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TOWARD A CRITICAL NATIVE AMERICAN STUDIES
The specificity of the Native American situation must be understood in terms of indigeneity and the colonial forces confronting it. Any engaged understanding of Native people—historical or contemporary—must start from the fact of their prior presence as autonomous societies on the land. From this follows the significance of colonialism as the primary form of domination confronted by Native peoples in their struggles for justice. Colonialism is the other side of the historical coin of indigenousness. This does not mean that exclusionary “essentialist” or “primordialist” assertions are inevitable in Native American Studies. It is clear that all nationalities and nationhoods—indigenous or not—are social products and that all people make their histories, while never, of course, making them just as they please. Nor does the recognition of indigeneity/colonialism as key in the Native American situation mean that epistemologies and theories developed for understanding the situation of other disempowered groups—women, queer communities, subaltern classes, racial minorities, immigrants and refugees, the disabled—cannot be of value in Native American Studies; the dialogue between Native American Studies and the larger universe of critical social and cultural theory is essential. But it does mean that the unique forms of (colonial) domination experienced by Native peoples must be addressed as key from the start.
Native people have never been “provincial,” and have always been intensely connected to other peoples through trade, travel, and family formation. This was as true prior to European entry into Native America as it has been true since 1492. Indian communities and Native individuals—to varying degrees, of course—have always been both cosmopolitan and multicultural. It is also critically important to recognize that such social and cultural intercourse and the forms of “hybridity” it supports are not best understood through the evolutionary models of “assimilation” or “acculturation” that have predominated in both scholarly and popular thinking about Native peoples—that is, as (regrettable, if supposedly inevitable) movement away from a pure Native “tradition” and toward “assimilation” into “the dominant culture.” The intellectual challenge is to recover the creative forms of cosmopolitanism by which Native communities and Indian people have lived (and continue to) as Native—and richly so—in the world-at-large. This does not mean that there are no threats involved in Native openness to the world-at-large, as this there are obvious political risks in a situation marked by colonialism and neocolonial globalization, both of which are forms of coercive social and cultural engineering. Indeed, a clear recognition of the politics of cultural change for Native people is an inescapable requirement for both worldly Native cosmpolitanisms (not the same as mere acculturation, borrowing, or mimicry) and a critical Native American Studies that would seek to understand (and support) such cosmopolitanisms.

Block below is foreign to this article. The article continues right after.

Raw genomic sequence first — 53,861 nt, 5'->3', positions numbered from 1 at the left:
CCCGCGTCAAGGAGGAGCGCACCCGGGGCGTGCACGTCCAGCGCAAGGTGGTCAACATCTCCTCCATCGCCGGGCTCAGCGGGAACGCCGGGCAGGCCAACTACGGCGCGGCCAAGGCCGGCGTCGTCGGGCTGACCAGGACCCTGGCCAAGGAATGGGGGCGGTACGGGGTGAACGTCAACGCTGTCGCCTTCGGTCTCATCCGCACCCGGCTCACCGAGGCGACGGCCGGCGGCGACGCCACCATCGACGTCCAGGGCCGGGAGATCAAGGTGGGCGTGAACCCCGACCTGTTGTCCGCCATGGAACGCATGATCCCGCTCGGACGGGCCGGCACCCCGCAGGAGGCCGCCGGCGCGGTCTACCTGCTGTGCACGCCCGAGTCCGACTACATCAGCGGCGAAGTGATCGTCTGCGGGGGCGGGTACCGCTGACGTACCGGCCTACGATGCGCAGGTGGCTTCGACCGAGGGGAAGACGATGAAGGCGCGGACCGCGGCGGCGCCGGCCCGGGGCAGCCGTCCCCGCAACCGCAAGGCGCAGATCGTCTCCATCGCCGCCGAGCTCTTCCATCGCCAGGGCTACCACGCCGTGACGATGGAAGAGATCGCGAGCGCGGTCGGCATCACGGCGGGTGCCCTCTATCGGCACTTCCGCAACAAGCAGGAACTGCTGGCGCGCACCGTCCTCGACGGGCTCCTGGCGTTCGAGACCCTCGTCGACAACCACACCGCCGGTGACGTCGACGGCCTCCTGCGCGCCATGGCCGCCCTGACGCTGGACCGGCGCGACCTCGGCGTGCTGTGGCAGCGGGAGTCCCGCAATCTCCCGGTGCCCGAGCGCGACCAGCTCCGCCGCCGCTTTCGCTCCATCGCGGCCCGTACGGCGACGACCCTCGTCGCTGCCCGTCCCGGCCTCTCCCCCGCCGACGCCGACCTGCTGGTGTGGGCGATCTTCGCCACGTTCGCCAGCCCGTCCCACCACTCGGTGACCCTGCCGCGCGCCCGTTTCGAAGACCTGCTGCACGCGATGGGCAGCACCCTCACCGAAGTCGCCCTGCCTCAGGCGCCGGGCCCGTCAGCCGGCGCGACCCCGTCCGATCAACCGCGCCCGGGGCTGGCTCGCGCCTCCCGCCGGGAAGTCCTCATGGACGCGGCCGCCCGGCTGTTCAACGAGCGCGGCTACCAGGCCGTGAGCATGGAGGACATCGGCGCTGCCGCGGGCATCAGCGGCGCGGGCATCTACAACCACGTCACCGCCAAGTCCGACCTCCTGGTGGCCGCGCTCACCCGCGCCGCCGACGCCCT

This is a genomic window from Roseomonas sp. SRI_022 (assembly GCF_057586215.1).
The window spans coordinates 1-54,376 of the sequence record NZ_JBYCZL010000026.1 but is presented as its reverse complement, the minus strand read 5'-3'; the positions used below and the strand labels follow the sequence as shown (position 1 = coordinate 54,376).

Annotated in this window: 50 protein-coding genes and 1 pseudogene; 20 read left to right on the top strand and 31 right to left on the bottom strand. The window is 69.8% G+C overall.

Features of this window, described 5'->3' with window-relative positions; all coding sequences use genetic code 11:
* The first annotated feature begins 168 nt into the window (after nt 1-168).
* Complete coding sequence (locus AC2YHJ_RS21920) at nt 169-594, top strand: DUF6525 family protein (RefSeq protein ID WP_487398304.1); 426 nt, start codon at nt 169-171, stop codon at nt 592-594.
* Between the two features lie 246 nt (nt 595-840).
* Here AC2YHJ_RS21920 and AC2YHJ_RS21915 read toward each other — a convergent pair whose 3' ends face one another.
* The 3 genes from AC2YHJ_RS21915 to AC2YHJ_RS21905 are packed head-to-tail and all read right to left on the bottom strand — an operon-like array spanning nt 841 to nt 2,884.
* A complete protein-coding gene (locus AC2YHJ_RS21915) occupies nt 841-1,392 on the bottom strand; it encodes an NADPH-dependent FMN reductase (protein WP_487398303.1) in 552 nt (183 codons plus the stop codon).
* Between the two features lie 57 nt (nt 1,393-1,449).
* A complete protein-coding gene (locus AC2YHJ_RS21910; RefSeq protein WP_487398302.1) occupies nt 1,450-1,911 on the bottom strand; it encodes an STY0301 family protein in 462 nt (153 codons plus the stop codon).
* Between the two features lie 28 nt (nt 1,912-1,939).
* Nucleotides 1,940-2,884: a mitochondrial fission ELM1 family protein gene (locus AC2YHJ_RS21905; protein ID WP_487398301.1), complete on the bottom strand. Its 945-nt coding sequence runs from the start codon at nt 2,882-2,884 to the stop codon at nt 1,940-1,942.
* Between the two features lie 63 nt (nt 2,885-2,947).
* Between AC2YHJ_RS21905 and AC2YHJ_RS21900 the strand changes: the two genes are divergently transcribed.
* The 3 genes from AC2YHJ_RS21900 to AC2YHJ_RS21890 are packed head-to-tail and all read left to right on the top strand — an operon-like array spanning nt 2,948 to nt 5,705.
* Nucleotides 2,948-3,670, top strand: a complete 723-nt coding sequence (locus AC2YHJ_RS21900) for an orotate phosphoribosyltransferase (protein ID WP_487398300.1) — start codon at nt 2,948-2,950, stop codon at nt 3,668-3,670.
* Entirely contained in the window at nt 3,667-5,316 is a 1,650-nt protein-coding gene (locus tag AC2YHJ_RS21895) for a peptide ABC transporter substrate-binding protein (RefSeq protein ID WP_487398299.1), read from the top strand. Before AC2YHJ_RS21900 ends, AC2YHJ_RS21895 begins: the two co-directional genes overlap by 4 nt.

2005 “Imagined Geographies: Sovereignty, Indigenous Space, and American Indian Struggle,” American Ethnologist 32(2):239-59.
2004 (editor) Companion to the Anthropology of American Indians. Malden, MA: Blackwell Publishers.
2001 “Deadliest Enemies”: Law and the Making of Race Relations on and off Rosebud Reservation. Berkeley and Los Angeles: University of California Press.
1997 (editor with Larry J. Zimmerman) Indians and Anthropologists: Vine Deloria, Jr., and the Critique of Anthropology. Tucson: University of Arizona Press.
1995 “The Birth of the Reservation: Making the Modern Individual among the Lakota,” American Ethnologist 22(1):28-53.
1992 Organizing the Lakota: The Political Economy of the New Deal on Pine Ridge and Rosebud Reservations. Tucson: University of Arizona Press.